Gender ideology was also apparent as the presence of women on the streets was a direct question of morality. Women were able to justify their positions as the central cause for their existence in public spheres was money. The majority of the women engaged in vendor businesses were poor, widows, and lacked financial support. Under such conditions, they exhibited high motivation to work for betterment. Their presence was not a question of morality but the rejection of the idea that women can compete with men by taking similar roles. Immorality was a less relevant question for the males taking advantage of the women due to their repressed states. Males were reluctant to deny the rights of women even when they claimed in public spheres.

Gender ideology was the most prominent force in the promotion of such beliefs as the state and authoritative entities were not willing to accept new roles of women. The male tried to claim their rights to sell, which played a negative role, resulting in feminine repression. They denied females the same rights, moving them to the least profitable corners of the market. Porter captures the situation, “men in positions of power felt privileged to attempt to take sex from women who worked on streets regardless of their desires or marital status” (Porter 133). Males exploited females and tried to take advantage of the customs and laws. Customs put women in less favored states where they could not compete with males in public spheres. For years, women accepted restricted working spheres because they lacked the power to claim equal rights.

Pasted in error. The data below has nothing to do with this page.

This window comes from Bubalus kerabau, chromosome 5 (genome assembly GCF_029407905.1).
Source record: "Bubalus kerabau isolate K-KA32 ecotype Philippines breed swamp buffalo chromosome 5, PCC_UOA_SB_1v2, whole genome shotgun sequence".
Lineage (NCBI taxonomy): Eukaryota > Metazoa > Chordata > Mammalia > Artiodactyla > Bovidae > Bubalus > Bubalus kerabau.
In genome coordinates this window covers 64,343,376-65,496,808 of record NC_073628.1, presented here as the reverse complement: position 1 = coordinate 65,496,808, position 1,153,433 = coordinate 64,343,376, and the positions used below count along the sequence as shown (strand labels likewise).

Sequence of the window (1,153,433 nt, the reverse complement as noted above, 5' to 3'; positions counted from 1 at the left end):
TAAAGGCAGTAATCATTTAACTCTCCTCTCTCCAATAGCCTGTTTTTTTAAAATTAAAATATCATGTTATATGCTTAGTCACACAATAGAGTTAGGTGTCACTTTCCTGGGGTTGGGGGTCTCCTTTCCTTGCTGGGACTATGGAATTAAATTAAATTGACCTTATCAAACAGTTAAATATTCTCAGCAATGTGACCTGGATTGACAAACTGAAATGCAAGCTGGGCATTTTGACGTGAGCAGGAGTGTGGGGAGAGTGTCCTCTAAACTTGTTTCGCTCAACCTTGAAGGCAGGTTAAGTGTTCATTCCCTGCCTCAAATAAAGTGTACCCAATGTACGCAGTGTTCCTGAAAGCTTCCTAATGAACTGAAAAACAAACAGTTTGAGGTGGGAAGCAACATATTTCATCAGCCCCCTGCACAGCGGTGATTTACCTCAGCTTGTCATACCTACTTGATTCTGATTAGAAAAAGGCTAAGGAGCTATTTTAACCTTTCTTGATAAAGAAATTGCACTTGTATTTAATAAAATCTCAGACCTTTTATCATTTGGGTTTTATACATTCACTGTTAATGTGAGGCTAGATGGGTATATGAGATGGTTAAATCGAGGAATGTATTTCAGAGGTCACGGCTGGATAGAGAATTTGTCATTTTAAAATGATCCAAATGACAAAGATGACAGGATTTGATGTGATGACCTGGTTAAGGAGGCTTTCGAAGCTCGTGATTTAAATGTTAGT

Class conflict illustrates femaleness in many ways as it portrays the less favored position of women when compared to males. Females remained victims of social sanctions and customs that denied their presence in public spheres. Society was accustomed to seeing females in oppressed positions irrespective of their efforts and talents. Feminine struggles and consistent efforts to gain working-class status changed social relationships. Males associated working women with immorality and identified them as unrespectable. Females never gave up and used their strengths to make a change by entering the public sphere. The need for money and a better life motivated women to work.

Work Cited

Porter, Susie S. “And That It Is Customs Makes It Law.” The Working Classes and Urban Public Space 24.1 (2000): 111-148.



Calculate Your Order

Standard price





Pop-up Message